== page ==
Cosmetically, the only changes between the two models are in the branding. There's no silver HTC logo below the earpiece on AT&T's phone anymore, but it gains the carrier's signature globe in the back where the Beats symbol used to be, the latter being repositioned right below the embossed HTC logo. Otherwise, you'll be enjoying the same solid construction and high-end specs in a relatively compact and delightfully colorful package.
While the gorgeous 4.3-inch, 1,280 x 720 Super LCD 2 display, impressive 8-megapixel autofocus camera (with BSI sensor, f/2.0 lens and LED flash) and snappy 1.5GHz dual-core Snapdragon S4 SoC (with 1GB of RAM) remain, a few things are different under the hood. The 8X for AT&T gains a quadband (700 / 850 / 1700 / 1900MHz) LTE radio and the existing UMTS / HSPA+ radio loses the 900 MHz band (now 850 / 1900 / 2100MHz).
Performance is almost identical between both handsets as reflected in our benchmark table below. Battery life decreases slightly in WPBench's CPU-intensive battery rundown test -- presumably from having to power that additional LTE radio -- but this makes very little difference in normal day-to-day use. Networks speed tests yielded about 10 Mbps down and 6 Mbps up (on average) with three out of five bars of signal, which matches what we've observed with other AT&T LTE devices in San Francisco.
There's little room to customize Windows Phone 8 other than bundling some applications and settings. As such, the 8X for AT&T includes the same pre-installed (and removable) HTC apps as the global version (HTC, Flashlight, Photo Enhancer and Converter) plus the Beats Audio switch and the "attentive phone" toggles. The Connection Setup app is missing, since the device is pre-configured for AT&T's APNs. You'll also find a bunch of carrier apps on board: AT&T Code Scanner, AT&T Family Map, AT&T Navigator, AT&T Radio, AT&T U-verse Live TV, myAT&T and YPmobile -- all pre-loaded but easily uninstalled.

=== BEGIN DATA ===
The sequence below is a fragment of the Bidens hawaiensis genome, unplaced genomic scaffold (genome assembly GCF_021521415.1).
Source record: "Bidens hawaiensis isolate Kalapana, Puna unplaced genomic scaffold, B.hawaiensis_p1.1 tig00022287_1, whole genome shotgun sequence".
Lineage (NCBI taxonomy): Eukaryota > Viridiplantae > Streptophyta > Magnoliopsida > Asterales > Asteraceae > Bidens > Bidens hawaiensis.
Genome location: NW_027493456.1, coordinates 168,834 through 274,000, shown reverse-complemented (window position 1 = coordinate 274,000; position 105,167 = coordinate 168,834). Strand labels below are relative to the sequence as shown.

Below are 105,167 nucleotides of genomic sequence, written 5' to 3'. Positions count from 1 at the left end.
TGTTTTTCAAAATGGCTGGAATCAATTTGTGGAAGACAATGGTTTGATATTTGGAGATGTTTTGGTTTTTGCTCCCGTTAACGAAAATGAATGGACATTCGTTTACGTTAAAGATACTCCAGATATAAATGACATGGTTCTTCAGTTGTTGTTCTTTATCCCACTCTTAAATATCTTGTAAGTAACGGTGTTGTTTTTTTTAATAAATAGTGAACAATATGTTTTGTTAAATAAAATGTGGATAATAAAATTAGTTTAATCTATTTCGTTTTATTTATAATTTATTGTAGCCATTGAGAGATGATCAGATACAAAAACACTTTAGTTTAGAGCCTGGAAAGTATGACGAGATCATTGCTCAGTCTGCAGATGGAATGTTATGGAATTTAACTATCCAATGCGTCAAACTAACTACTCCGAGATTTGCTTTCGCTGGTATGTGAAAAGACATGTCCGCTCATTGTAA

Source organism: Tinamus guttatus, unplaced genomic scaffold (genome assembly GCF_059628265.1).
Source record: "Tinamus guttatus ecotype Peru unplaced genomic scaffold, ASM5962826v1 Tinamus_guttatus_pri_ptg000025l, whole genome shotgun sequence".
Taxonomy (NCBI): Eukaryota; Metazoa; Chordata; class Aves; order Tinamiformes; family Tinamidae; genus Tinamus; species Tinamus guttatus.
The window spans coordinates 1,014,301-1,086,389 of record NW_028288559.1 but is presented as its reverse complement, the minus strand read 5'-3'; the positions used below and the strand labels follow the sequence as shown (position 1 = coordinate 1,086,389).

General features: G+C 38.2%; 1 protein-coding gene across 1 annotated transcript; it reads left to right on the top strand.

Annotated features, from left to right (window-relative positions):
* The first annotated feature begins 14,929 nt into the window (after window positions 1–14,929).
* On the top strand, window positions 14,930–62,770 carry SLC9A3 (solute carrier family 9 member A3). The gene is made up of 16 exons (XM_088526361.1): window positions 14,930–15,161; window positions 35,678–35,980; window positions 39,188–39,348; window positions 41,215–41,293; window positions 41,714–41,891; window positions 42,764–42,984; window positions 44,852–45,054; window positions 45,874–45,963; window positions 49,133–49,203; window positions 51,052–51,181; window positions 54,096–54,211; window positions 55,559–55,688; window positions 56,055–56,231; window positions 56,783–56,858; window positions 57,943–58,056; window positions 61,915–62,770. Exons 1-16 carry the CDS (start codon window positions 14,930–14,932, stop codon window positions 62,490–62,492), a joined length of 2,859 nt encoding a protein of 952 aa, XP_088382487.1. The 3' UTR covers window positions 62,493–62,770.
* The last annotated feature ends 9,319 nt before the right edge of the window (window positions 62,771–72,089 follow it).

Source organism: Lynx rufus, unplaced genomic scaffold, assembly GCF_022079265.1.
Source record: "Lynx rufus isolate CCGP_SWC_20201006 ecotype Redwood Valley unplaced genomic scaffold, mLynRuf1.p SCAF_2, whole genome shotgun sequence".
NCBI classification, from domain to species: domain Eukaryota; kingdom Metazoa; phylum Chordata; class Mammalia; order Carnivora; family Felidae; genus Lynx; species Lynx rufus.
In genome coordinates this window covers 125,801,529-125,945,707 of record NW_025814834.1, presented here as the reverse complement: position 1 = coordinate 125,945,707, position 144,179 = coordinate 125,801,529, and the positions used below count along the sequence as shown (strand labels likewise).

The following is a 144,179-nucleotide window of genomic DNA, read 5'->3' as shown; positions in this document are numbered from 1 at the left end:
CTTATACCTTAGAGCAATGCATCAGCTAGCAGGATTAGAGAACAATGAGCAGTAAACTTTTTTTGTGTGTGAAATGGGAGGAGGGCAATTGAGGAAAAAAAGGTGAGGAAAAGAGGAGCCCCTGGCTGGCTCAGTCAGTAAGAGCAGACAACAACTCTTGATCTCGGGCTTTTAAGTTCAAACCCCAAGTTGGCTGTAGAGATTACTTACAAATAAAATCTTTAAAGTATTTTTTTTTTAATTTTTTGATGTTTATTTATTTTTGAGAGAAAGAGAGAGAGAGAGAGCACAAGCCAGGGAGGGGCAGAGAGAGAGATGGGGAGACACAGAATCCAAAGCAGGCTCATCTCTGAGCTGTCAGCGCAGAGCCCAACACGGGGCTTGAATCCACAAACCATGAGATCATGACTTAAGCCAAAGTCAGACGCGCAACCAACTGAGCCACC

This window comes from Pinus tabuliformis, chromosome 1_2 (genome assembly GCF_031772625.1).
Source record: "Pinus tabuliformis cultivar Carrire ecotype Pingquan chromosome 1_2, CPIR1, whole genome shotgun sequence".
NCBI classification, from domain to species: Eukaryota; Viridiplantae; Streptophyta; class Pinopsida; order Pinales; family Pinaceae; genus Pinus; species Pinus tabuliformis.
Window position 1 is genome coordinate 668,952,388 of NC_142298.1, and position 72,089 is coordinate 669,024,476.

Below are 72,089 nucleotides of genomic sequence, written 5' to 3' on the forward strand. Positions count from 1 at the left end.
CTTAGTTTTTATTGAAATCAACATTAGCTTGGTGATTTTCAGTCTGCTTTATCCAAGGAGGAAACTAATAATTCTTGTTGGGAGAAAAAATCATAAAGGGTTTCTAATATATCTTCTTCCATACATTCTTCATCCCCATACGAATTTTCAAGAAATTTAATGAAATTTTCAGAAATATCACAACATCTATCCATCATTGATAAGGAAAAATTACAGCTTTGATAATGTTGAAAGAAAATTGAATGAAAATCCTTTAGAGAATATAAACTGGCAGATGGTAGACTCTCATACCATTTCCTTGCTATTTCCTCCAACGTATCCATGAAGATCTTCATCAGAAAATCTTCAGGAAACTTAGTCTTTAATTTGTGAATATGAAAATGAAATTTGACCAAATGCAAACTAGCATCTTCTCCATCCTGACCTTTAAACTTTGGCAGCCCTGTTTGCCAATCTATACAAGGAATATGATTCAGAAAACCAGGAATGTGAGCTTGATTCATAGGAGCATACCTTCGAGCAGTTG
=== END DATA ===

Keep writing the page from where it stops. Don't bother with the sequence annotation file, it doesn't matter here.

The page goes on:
So, if you reside in the US, should you purchase HTC's 8X AT&T with LTE and commit to a two-year agreement? Or should you buy the unsubsidized and unlocked global (HSPA+) model? Unless you can live with minimal storage, we don't recommend the 8GB version of HTC's 8X since there's no microSD expansion -- sadly, this means passing on AT&T's fabulous yellow hue for $100. The Graphite Black and Flame Red colors are exclusive to Verizon in the US, so for AT&T we recommend the carrier's blue handset with 16GB for $200 (or wait for off-contract pricing).
If you absolutely despise blue, don't need LTE and can afford the extra cost, then by all means pick the global phone. Of course, at $100 on contract with 32GB of storage and a choice of hues, we think the Lumia 920 for AT&T offers better value.